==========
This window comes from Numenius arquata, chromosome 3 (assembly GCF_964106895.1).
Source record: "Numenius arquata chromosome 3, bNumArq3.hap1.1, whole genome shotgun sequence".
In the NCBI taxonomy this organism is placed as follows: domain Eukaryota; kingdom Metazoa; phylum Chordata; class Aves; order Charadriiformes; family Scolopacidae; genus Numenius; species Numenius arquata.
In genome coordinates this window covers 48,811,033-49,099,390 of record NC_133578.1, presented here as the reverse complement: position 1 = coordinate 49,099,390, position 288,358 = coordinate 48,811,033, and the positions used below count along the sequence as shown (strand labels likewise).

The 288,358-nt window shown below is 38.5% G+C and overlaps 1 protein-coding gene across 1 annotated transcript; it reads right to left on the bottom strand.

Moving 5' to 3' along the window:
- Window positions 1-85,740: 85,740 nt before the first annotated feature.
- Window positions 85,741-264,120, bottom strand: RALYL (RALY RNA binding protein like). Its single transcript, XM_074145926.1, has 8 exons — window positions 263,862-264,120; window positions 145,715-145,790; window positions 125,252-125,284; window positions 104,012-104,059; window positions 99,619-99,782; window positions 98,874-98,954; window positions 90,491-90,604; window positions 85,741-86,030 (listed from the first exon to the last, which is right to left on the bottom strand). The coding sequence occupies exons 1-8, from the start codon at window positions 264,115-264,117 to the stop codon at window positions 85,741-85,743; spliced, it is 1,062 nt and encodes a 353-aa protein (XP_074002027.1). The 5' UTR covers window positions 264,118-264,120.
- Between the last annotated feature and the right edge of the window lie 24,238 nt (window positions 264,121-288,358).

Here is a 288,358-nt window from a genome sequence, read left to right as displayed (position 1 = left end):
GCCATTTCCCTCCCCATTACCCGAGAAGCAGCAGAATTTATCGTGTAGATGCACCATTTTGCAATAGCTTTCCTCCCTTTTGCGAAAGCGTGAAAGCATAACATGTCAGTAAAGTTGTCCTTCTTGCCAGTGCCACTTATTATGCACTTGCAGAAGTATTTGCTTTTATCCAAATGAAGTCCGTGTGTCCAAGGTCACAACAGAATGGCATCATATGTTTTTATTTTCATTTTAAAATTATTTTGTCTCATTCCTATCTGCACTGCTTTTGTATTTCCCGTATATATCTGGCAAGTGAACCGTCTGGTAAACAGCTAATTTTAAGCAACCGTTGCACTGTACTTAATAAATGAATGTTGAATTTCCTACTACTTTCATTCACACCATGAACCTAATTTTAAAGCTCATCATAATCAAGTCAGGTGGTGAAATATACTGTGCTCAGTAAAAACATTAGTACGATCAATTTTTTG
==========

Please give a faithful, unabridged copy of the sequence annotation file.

This window comes from Numenius arquata, chromosome 3 (assembly GCF_964106895.1).
Source record: "Numenius arquata chromosome 3, bNumArq3.hap1.1, whole genome shotgun sequence".
In the NCBI taxonomy this organism is placed as follows: domain Eukaryota; kingdom Metazoa; phylum Chordata; class Aves; order Charadriiformes; family Scolopacidae; genus Numenius; species Numenius arquata.
In genome coordinates this window covers 48,811,033-49,099,390 of record NC_133578.1, presented here as the reverse complement: position 1 = coordinate 49,099,390, position 288,358 = coordinate 48,811,033, and the positions used below count along the sequence as shown (strand labels likewise).

The 288,358-nt window shown below is 38.5% G+C and overlaps 1 protein-coding gene across 1 annotated transcript; it reads right to left on the bottom strand.

Moving 5' to 3' along the window:
- Window positions 1-85,740: 85,740 nt before the first annotated feature.
- Window positions 85,741-264,120, bottom strand: RALYL (RALY RNA binding protein like). Its single transcript, XM_074145926.1, has 8 exons — window positions 263,862-264,120; window positions 145,715-145,790; window positions 125,252-125,284; window positions 104,012-104,059; window positions 99,619-99,782; window positions 98,874-98,954; window positions 90,491-90,604; window positions 85,741-86,030 (listed from the first exon to the last, which is right to left on the bottom strand). The coding sequence occupies exons 1-8, from the start codon at window positions 264,115-264,117 to the stop codon at window positions 85,741-85,743; spliced, it is 1,062 nt and encodes a 353-aa protein (XP_074002027.1). The 5' UTR covers window positions 264,118-264,120.
- Between the last annotated feature and the right edge of the window lie 24,238 nt (window positions 264,121-288,358).

Here is a 288,358-nt window from a genome sequence, read left to right as displayed (position 1 = left end):
GCCATTTCCCTCCCCATTACCCGAGAAGCAGCAGAATTTATCGTGTAGATGCACCATTTTGCAATAGCTTTCCTCCCTTTTGCGAAAGCGTGAAAGCATAACATGTCAGTAAAGTTGTCCTTCTTGCCAGTGCCACTTATTATGCACTTGCAGAAGTATTTGCTTTTATCCAAATGAAGTCCGTGTGTCCAAGGTCACAACAGAATGGCATCATATGTTTTTATTTTCATTTTAAAATTATTTTGTCTCATTCCTATCTGCACTGCTTTTGTATTTCCCGTATATATCTGGCAAGTGAACCGTCTGGTAAACAGCTAATTTTAAGCAACCGTTGCACTGTACTTAATAAATGAATGTTGAATTTCCTACTACTTTCATTCACACCATGAACCTAATTTTAAAGCTCATCATAATCAAGTCAGGTGGTGAAATATACTGTGCTCAGTAAAAACATTAGTACGATCAATTTTTTG